Current Research projects:
Assessing Driver-Vehicle Interactions in Self-Driving Mode
Automation of on-road vehicles has been increasing in the last decades since the first Driver Assistance Systems. Given that, at least for a few years, feasible totally automated driving systems are far from a reality, there are several intermediate levels of driving automation for on-road vehicles. In some of these levels, the human driver can perform other activities while the system is autonomously driving, but he/she might recover the car’s control in case the system requires it. From this situation a main question arises. At which moment and how can the automated driving system return the control to the driver? The answer to this question depends on several points, such as the activity the driver is doing, the general state of the driver, the possible reaction of the driver, the particular situation of the environment, the action the car is doing, etc.
This project approaches two of the three main agents, the behaviours of the car and the driver. The car is controlled by a simulation environment, while the driver is monitored by several cameras that analyse her/his activity.
Finished Research projects:
MIOCARDIA: Definition of an integrated model of the Functionality and Muscular Anatomy of the Left Ventricle
The Left Ventricle (LV) dynamics (motion and deformation) reflects, to a major or minor extend, most of the cardiovascular diseases and, thus, plays a significant role in their diagnosis and treatment. Recent advances in tomographic devices (such as magnetic resonance or TAC) are generating large volumes of data on dynamic processes, which have encourage, in the last years, development of 3D computational models of LV dynamics.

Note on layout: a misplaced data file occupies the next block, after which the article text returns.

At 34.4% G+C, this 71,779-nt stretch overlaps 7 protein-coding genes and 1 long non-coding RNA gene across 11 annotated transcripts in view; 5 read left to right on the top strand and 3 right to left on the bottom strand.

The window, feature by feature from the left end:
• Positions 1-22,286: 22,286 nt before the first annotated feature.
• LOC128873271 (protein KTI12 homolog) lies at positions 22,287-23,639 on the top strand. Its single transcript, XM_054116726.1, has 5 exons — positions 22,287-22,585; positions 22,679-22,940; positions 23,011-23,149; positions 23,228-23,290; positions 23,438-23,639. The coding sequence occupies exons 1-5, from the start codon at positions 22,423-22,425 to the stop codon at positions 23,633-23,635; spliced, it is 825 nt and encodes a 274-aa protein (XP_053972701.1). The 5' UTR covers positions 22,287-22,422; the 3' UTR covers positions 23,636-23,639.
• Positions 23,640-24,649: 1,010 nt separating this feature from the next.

This project addresses the development of an Integrative Model of the Functionality and Muscular Anatomy of the Left Ventricle merging the 3D motion (functionality) with the spatial disposition of the muscular band (anatomy) and allowing the estimation of the electromechanical activation sequence for each patient.
Arterial Dynamics and Structures in IntraVascular Ultrasound Sequences
IntraVascular UltraSound (IVUS) has become a usual imaging technique for the diagnosis and follow up of arterial diseases. IVUS is a catheter-based imaging technique which shows a sequence of cross sections of the artery under study. Inspection of a single image gives information about the percentage of stenosis. Meanwhile, inspection of longitudinal views provides information about artery bio-mechanical properties, which can prevent a fatal outcome of the cardiovascular disease.
This project proposes several image processing tools for exploring vessel dynamics and structures by means of IVUS Sequences processing: a physics-based model to extract, analyze and correct vessel in-plane rigid dynamics and to retrieve cardiac phase and a deterministic-statistical method for automatic vessel borders detection.